Congress has gone back and forth on infrastructure negotiations for months — Biden has called for a $4 trillion plan, while Republicans have been pitching their own proposals at less than a quarter of the cost. While the bipartisan group continues to iron out legislation, Democrats are readying an attempt to pass their own plan without any Republican votes in case negotiations fail.
Some progressives have balked at working with Republicans on a bill that doesn’t include priorities like climate change mitigation.
But many Republicans, like Sen. Rob Portman, R-Ohio, are similarly wary of legislation they see as too broad.
In an interview on “Meet the Press,” Portman said that while the group of 21 senators, of which he’s a part of, are still on board, and he criticized the Democratic plan as a “$6 trillion grab bag of progressive priorities.” Portman said the bipartisan group is trying to use “creative” solutions to avoid raising taxes and said that if Biden and other Democrats don’t support the group’s plan to index the gas tax to inflation, they should propose other ways to pay for the spending that don’t raise taxes.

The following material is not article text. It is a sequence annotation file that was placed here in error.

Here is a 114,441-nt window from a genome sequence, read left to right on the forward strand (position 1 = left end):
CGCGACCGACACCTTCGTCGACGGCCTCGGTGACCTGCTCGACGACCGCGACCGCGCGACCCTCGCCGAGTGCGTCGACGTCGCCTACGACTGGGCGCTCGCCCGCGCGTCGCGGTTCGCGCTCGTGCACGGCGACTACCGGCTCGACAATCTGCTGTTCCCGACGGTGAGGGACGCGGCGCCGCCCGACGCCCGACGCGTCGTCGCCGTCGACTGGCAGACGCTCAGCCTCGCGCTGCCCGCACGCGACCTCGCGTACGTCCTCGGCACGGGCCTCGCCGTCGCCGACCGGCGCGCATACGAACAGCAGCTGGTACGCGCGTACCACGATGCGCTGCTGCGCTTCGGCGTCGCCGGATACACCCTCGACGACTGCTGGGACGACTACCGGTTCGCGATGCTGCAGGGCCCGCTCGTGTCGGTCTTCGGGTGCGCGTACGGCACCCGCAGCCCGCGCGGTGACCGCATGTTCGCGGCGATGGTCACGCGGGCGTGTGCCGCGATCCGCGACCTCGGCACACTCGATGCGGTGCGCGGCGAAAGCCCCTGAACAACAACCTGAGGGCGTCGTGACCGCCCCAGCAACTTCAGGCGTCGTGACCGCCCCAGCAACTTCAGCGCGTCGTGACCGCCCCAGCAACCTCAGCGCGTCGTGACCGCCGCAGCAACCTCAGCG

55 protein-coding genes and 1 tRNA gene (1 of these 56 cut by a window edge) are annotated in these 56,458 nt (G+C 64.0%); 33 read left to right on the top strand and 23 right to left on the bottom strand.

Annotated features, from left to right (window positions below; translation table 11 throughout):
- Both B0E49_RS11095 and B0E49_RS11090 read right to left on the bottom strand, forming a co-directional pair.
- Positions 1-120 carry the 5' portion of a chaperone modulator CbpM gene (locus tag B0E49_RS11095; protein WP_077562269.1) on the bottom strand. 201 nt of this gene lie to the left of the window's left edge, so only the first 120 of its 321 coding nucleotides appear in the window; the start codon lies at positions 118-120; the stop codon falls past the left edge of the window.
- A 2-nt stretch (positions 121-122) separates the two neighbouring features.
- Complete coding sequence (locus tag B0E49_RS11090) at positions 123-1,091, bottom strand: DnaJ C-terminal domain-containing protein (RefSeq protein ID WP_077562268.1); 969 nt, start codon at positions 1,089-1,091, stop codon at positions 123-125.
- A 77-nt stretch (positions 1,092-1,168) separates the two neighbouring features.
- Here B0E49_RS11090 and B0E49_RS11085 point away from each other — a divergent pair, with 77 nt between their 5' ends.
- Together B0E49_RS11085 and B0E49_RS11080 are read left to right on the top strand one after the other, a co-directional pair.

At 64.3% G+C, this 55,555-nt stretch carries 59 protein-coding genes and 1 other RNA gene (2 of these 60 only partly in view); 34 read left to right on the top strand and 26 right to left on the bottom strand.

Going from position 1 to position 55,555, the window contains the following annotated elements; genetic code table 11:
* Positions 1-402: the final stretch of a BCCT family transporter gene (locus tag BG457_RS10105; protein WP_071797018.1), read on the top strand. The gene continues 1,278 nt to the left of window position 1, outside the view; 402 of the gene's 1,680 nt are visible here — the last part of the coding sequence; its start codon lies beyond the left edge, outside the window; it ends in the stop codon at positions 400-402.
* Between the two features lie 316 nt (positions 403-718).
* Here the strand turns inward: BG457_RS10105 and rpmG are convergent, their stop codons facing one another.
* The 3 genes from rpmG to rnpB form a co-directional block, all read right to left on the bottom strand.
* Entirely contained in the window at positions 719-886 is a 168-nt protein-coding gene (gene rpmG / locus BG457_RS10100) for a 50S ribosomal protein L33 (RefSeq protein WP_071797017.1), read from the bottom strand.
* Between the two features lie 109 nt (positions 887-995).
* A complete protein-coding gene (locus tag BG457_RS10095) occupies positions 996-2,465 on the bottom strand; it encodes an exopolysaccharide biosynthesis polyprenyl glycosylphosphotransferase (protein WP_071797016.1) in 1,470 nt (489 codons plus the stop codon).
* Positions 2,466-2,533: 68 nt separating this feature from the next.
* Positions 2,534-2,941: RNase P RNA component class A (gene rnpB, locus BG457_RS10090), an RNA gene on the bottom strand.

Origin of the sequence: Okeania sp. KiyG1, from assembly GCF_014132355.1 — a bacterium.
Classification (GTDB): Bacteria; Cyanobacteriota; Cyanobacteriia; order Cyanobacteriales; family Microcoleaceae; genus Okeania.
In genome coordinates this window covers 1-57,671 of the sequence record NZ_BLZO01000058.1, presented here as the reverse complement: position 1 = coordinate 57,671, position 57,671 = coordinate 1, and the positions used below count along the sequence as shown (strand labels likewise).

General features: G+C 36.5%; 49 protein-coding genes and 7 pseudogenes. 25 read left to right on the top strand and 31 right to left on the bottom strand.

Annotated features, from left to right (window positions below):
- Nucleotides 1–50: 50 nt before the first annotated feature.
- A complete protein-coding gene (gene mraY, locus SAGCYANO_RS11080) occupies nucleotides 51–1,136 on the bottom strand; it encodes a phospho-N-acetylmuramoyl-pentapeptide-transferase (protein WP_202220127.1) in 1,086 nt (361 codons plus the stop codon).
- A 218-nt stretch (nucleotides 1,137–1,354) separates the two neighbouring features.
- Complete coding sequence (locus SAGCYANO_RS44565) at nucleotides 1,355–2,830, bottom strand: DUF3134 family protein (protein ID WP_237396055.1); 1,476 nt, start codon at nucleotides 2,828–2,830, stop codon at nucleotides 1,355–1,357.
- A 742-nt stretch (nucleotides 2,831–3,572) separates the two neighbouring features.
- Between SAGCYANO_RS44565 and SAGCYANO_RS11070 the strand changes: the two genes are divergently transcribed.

“What we don’t want to do is hurt the economy right now, as we are coming out of the pandemic, by raising taxes on working families,” he said.
Portman also threw cold water on a different potential compromise — a proposal by Sen. Joe Manchin, D-W.Va., on voting rights and election security. Portman said he appreciates Manchin’s attempt to find “some middle ground” but